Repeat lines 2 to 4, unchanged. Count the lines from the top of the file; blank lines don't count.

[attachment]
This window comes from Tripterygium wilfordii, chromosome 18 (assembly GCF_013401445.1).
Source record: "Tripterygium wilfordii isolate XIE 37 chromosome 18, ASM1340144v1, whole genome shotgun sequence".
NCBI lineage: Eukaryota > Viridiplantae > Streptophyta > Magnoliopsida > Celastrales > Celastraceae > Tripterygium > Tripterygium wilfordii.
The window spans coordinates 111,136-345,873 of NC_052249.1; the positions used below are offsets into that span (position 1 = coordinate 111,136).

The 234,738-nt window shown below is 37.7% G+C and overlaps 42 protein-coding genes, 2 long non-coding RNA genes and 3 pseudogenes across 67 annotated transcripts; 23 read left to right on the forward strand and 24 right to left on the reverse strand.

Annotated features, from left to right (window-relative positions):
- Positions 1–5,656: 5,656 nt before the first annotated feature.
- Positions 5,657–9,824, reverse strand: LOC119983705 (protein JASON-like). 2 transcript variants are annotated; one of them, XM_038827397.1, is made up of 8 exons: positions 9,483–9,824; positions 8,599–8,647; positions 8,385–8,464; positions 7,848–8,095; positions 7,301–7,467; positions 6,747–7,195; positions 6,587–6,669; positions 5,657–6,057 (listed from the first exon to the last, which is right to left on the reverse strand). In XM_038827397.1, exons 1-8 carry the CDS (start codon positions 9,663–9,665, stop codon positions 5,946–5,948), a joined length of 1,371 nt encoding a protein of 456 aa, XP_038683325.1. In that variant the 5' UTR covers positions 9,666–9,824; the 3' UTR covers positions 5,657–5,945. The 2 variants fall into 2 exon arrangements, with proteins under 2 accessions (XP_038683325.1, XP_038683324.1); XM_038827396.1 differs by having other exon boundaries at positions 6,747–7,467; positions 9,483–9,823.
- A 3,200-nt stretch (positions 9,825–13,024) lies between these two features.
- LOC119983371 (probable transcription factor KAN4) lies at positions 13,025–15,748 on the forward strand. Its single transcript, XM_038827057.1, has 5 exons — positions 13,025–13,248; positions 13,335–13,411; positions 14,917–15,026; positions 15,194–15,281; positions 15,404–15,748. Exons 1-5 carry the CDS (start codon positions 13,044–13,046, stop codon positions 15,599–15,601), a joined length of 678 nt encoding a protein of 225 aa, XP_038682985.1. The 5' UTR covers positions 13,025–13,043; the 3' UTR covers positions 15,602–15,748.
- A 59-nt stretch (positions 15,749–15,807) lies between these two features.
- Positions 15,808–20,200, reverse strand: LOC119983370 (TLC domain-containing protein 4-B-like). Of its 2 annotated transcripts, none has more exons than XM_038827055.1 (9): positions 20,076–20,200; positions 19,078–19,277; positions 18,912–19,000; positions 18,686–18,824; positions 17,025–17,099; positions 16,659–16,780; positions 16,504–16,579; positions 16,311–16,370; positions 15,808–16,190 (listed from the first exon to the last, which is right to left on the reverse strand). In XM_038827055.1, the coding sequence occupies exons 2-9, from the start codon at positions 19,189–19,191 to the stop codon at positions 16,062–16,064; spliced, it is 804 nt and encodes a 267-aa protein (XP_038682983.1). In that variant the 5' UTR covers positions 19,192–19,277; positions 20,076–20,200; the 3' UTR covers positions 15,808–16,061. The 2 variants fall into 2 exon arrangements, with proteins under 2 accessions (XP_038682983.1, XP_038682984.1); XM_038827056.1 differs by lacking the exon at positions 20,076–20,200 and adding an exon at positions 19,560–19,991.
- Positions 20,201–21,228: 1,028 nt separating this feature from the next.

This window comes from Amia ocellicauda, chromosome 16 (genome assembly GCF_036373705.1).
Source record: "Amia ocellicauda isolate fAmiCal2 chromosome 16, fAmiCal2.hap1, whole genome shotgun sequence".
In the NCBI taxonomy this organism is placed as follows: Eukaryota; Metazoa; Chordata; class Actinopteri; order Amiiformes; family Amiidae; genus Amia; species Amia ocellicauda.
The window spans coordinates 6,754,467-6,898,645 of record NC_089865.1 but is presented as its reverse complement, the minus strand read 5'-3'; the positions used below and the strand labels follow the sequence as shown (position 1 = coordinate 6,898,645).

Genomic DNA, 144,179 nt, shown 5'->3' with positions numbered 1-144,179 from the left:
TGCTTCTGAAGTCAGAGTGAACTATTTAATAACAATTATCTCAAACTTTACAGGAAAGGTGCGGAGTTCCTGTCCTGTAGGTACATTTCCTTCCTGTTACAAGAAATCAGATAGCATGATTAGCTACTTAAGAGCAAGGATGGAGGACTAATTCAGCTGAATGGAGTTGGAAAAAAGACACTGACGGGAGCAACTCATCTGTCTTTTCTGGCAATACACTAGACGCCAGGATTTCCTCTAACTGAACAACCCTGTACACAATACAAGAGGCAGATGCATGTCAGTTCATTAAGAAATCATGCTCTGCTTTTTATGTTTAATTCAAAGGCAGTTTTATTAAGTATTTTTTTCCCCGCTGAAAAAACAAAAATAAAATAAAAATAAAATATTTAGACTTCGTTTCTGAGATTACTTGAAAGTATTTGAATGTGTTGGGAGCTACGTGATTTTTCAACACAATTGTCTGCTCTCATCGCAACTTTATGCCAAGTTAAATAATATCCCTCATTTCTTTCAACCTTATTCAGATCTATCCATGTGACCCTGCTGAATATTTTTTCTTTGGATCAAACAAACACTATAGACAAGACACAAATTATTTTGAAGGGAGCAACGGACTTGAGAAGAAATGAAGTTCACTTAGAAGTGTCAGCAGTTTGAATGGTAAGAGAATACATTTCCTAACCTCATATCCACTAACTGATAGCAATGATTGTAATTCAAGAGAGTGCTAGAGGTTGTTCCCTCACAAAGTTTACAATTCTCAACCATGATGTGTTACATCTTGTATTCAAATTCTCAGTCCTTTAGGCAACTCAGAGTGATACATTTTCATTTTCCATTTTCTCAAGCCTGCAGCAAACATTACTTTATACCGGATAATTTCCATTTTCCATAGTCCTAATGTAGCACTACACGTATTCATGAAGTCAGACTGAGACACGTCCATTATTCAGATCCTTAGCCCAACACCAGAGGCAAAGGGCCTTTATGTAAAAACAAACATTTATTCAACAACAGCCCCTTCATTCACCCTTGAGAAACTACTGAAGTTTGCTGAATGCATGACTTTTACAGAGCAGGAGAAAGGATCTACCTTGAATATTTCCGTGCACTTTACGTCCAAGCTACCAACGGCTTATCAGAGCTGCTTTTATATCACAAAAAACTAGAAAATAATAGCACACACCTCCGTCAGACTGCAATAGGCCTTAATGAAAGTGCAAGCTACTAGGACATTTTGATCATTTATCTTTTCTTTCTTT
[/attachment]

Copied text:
Source record: "Tripterygium wilfordii isolate XIE 37 chromosome 18, ASM1340144v1, whole genome shotgun sequence".
NCBI lineage: Eukaryota > Viridiplantae > Streptophyta > Magnoliopsida > Celastrales > Celastraceae > Tripterygium > Tripterygium wilfordii.
The window spans coordinates 111,136-345,873 of NC_052249.1; the positions used below are offsets into that span (position 1 = coordinate 111,136).